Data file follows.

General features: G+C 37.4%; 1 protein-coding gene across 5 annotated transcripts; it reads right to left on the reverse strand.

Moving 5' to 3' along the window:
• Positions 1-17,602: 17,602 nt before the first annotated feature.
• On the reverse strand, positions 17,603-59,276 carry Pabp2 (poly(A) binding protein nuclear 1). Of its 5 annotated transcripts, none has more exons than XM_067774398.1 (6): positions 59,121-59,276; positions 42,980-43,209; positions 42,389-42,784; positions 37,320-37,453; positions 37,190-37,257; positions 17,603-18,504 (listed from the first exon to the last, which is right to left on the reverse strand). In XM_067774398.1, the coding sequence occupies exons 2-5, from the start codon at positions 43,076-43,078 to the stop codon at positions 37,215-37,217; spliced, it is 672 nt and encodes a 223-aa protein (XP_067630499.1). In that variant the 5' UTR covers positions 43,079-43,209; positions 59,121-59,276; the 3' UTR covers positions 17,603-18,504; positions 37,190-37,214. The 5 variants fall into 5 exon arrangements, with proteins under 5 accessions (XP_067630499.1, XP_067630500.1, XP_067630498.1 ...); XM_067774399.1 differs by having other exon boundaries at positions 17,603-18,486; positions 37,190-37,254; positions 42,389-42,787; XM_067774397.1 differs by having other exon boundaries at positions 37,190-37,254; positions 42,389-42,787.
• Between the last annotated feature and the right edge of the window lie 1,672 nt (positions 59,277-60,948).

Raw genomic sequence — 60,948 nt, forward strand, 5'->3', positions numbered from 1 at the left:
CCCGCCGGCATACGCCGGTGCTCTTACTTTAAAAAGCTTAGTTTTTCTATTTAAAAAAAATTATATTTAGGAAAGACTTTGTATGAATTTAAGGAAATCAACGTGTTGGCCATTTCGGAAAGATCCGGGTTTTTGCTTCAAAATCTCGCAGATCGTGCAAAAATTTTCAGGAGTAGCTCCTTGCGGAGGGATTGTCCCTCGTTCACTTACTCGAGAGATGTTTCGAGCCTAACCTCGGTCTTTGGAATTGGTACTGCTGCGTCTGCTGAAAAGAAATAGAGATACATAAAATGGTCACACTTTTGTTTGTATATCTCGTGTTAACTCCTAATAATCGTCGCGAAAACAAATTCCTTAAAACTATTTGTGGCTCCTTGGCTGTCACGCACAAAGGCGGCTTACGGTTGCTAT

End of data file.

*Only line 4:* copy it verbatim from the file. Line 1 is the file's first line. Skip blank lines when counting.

• On the reverse strand, positions 17,603-59,276 carry Pabp2 (poly(A) binding protein nuclear 1). Of its 5 annotated transcripts, none has more exons than XM_067774398.1 (6): positions 59,121-59,276; positions 42,980-43,209; positions 42,389-42,784; positions 37,320-37,453; positions 37,190-37,257; positions 17,603-18,504 (listed from the first exon to the last, which is right to left on the reverse strand). In XM_067774398.1, the coding sequence occupies exons 2-5, from the start codon at positions 43,076-43,078 to the stop codon at positions 37,215-37,217; spliced, it is 672 nt and encodes a 223-aa protein (XP_067630499.1). In that variant the 5' UTR covers positions 43,079-43,209; positions 59,121-59,276; the 3' UTR covers positions 17,603-18,504; positions 37,190-37,214. The 5 variants fall into 5 exon arrangements, with proteins under 5 accessions (XP_067630499.1, XP_067630500.1, XP_067630498.1 ...); XM_067774399.1 differs by having other exon boundaries at positions 17,603-18,486; positions 37,190-37,254; positions 42,389-42,787; XM_067774397.1 differs by having other exon boundaries at positions 37,190-37,254; positions 42,389-42,787.